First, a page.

• Obligates the third party, service provider, or contractor to comply with applicable obligations under this title and obligate those persons to provide the same level of privacy protection as is required by this title.
  • Grants the business rights to take reasonable and appropriate steps to help ensure that the third party, service provider, or contractor uses the personal information transferred in a manner consistent with the business’ obligations under this title.
  • Requires the third party, service provider, or contractor to notify the business if it makes a determination that it can no longer meet its obligations under this title.
  • Grants the business the right, upon notice, to take reasonable and appropriate steps to stop and remediate unauthorized use of personal information.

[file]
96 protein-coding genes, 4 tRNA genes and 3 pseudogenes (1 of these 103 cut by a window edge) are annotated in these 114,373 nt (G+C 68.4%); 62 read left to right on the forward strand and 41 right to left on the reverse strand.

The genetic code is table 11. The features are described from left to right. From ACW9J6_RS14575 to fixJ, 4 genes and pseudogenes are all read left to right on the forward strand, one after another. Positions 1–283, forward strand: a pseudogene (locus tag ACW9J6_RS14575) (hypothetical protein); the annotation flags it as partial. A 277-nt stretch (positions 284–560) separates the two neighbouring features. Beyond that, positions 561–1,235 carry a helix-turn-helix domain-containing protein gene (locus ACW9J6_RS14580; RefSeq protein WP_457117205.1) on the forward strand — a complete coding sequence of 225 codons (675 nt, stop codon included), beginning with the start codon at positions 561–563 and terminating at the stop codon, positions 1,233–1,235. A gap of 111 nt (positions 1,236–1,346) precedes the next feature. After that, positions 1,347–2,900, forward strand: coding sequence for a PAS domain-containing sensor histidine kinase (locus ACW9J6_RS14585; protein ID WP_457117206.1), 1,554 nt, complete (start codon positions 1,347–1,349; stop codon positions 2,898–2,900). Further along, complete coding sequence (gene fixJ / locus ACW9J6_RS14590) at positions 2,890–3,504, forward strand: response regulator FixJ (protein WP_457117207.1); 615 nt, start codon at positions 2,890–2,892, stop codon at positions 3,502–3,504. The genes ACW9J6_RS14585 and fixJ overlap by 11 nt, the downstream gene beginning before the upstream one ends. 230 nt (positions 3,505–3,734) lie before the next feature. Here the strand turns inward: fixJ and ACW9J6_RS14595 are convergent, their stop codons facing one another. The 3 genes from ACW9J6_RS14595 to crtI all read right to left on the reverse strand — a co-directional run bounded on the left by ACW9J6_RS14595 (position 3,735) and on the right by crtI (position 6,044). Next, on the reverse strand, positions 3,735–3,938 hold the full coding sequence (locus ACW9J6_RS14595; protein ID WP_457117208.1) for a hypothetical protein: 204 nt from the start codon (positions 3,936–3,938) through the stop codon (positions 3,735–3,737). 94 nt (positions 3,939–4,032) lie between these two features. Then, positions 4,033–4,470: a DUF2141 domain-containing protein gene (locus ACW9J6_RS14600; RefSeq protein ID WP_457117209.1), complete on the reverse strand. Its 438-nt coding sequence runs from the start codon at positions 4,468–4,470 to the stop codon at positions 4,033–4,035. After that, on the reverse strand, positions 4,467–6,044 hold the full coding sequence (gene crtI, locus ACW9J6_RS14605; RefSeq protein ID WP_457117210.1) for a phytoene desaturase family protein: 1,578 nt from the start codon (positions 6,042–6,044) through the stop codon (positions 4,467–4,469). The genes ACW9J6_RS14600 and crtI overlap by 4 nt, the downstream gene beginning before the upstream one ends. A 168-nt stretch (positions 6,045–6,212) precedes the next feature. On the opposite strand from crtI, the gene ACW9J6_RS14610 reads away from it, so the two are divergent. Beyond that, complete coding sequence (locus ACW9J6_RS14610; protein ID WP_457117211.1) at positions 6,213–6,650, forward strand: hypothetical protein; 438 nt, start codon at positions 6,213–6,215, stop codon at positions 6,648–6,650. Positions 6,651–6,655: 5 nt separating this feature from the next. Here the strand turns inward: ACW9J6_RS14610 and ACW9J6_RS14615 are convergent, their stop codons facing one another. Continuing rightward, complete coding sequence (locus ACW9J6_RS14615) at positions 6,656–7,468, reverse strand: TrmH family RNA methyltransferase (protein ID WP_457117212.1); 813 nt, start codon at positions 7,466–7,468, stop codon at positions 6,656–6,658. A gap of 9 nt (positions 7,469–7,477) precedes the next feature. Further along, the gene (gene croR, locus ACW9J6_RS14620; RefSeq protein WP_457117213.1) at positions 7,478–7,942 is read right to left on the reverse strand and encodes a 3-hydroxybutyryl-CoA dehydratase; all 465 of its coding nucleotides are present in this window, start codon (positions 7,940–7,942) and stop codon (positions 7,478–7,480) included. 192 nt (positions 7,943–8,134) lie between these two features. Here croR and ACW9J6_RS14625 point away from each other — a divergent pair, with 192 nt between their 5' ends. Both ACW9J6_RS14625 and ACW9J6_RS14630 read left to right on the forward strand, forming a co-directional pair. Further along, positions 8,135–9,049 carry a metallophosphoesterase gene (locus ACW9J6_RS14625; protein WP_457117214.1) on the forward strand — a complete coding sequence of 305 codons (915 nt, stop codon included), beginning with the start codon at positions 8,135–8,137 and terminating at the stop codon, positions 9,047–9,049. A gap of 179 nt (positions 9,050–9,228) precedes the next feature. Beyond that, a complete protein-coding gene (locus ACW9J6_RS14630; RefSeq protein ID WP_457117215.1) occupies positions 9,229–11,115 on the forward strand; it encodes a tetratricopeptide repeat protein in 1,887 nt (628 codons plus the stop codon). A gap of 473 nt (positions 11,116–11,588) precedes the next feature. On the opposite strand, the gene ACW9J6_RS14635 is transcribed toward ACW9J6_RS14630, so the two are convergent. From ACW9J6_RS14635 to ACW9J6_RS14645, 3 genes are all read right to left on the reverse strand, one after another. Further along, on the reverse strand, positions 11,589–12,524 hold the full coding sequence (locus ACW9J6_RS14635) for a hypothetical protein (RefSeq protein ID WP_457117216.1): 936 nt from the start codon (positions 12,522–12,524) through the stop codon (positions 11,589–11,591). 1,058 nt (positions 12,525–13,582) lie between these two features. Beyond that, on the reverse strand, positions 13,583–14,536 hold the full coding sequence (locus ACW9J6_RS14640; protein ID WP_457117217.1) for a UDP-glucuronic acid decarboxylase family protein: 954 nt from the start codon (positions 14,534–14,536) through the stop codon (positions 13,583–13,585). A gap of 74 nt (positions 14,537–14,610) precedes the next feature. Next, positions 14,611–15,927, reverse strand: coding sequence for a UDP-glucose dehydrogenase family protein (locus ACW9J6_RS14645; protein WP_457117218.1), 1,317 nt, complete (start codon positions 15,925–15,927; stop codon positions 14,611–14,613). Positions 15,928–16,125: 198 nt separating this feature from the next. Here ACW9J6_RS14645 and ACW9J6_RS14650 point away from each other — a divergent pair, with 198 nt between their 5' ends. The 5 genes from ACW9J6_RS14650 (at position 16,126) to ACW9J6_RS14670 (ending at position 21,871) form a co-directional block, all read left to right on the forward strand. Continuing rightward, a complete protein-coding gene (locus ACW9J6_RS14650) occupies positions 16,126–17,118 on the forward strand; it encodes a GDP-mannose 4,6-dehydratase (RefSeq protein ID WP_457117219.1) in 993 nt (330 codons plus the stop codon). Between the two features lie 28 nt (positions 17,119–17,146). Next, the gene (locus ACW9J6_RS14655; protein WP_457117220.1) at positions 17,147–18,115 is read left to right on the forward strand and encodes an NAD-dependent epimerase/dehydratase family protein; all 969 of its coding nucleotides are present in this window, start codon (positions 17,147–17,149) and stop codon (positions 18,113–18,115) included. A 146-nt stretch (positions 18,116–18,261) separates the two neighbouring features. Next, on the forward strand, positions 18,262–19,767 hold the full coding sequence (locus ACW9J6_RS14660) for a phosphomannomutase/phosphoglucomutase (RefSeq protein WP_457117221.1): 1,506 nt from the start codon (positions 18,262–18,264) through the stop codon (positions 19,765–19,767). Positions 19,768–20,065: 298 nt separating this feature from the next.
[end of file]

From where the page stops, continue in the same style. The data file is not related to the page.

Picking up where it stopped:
The California Attorney General and the California Privacy Protection Agency (CPPA) hold joint authority to enforce the CCPA as amended by the CPRA. The CPRA makes no change to the limited, private right of action available to consumers (including workers) whose personal information is the subject of a security breach. Beyond this limited private remedy, either the Attorney General or the CPPA may bring an administrative enforcement action to seek administrative fines of $2,500 per violation or $7,500 per intentional violation involving the personal information of a consumer whom the business knows is under 16 years old. The Attorney General has signaled that his office intends to continue to aggressively enforce the CCPA. On August 24, 2022, the Attorney General’s office announced the first CCPA enforcement action settlement, requiring a retail cosmetics company to pay penalties of $1.2 million to resolve allegations that it violated the CCPA’s requirement to disclose the sale of personal information and the requirement to permit consumers to opt-out of the sale of their personal information.